Michael Jordan and Scottie Pippen deserve a lot of credit for the Bulls' success. Together, they formed one of the most powerful duos the league has ever seen.
But those 90s Bulls also had Dennis Rodman -- a premier rebounder and defender whose energy on the court was only topped by his electric personality off of it.
In fact, Rodman was so important to that team that he had Michael Jeffrey Jordan (the greatest player ever) chasing him down in Chicago to put him back to work.
Here's the story, as told by "The Last Dance" director Jason Hehir:
"He got him out of his apartment. He lived across the street from the United Center, he got back. His vacation, part of it, happened in Vegas of course but he got back and still felt like was going to do a staycation for a little bit in Chicago."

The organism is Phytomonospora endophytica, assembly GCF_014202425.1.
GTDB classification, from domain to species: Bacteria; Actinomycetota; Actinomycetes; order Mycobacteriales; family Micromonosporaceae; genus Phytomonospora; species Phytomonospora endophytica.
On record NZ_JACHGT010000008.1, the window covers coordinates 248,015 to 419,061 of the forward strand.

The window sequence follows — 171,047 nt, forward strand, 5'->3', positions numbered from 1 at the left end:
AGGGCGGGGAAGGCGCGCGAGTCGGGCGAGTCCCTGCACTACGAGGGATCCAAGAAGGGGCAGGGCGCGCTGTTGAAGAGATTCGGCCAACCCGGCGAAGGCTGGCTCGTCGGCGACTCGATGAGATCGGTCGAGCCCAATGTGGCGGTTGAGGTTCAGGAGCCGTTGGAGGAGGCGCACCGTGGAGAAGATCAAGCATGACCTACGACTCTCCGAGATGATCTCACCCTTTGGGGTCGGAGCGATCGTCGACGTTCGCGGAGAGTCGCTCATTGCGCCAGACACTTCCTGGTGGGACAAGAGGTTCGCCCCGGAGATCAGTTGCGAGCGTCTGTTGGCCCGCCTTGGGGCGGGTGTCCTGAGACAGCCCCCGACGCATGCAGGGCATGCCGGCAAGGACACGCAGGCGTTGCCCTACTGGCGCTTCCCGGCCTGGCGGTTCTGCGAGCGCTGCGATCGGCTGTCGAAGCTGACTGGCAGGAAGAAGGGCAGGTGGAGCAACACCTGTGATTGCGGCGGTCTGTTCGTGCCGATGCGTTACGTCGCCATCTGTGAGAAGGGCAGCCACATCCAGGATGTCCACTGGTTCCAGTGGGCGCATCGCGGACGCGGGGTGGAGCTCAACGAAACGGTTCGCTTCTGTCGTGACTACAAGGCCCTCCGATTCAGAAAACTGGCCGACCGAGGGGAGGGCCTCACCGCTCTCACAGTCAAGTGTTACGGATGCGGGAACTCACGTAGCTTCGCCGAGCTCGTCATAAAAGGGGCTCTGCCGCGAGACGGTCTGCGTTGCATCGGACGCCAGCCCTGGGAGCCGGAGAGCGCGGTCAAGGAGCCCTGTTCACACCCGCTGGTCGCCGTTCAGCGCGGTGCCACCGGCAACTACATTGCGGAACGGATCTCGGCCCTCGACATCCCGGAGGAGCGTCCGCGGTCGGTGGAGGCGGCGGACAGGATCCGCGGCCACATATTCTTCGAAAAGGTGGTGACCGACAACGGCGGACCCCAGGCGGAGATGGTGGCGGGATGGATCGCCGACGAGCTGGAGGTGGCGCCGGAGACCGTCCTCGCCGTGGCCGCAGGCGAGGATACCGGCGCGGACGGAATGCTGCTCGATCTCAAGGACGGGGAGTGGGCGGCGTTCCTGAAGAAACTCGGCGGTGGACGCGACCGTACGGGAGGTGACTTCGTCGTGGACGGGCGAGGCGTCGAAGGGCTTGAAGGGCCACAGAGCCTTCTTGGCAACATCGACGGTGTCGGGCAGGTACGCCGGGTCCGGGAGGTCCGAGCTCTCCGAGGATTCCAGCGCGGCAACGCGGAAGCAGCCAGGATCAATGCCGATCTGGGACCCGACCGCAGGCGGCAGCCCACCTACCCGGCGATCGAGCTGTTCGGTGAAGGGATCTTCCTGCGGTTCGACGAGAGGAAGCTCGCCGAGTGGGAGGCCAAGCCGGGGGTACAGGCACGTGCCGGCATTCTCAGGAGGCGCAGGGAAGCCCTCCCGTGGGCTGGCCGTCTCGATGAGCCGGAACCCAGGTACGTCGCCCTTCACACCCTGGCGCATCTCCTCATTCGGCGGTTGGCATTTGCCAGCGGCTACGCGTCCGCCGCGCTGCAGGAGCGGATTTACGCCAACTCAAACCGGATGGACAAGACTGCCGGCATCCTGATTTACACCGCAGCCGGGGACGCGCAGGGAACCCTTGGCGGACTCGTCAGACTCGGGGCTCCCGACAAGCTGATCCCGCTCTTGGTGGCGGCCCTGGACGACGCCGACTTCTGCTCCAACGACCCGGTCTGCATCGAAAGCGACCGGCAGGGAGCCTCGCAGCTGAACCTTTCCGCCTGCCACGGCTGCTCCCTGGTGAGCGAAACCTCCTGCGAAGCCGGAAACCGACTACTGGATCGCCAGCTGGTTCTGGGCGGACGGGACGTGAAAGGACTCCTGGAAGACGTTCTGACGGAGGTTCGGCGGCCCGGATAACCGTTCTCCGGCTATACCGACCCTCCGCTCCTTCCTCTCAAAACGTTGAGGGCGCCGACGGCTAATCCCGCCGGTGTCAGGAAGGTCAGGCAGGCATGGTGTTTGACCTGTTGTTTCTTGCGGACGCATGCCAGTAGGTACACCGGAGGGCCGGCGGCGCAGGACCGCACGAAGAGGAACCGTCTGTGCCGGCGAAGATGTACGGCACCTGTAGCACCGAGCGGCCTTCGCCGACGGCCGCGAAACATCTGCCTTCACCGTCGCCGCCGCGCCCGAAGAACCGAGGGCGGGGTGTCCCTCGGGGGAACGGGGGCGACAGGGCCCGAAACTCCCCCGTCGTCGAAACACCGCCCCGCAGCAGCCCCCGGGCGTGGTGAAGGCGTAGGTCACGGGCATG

"So that's when Michael said alright, I'm going to walk across the street. So he went with the athletic trainer, they banged on his door and Michael, I think he said off-camera, grabbed him by his nose ring and just like took him out."
Rodman was a notorious partier. He lived in a bachelor pad, apparently had all kinds of drugs, and was just flat-out living it up during his days in Chicago.
But he was a monster on the court, and the Bulls were definitely better-off with him on the floor. Unfortunately for Dennis, his teammates weren't going to allow him to just continue his vacation. They demanded excellence until the very end, and it resulted in unprecedented success for both Rodman and the Chicago Bulls.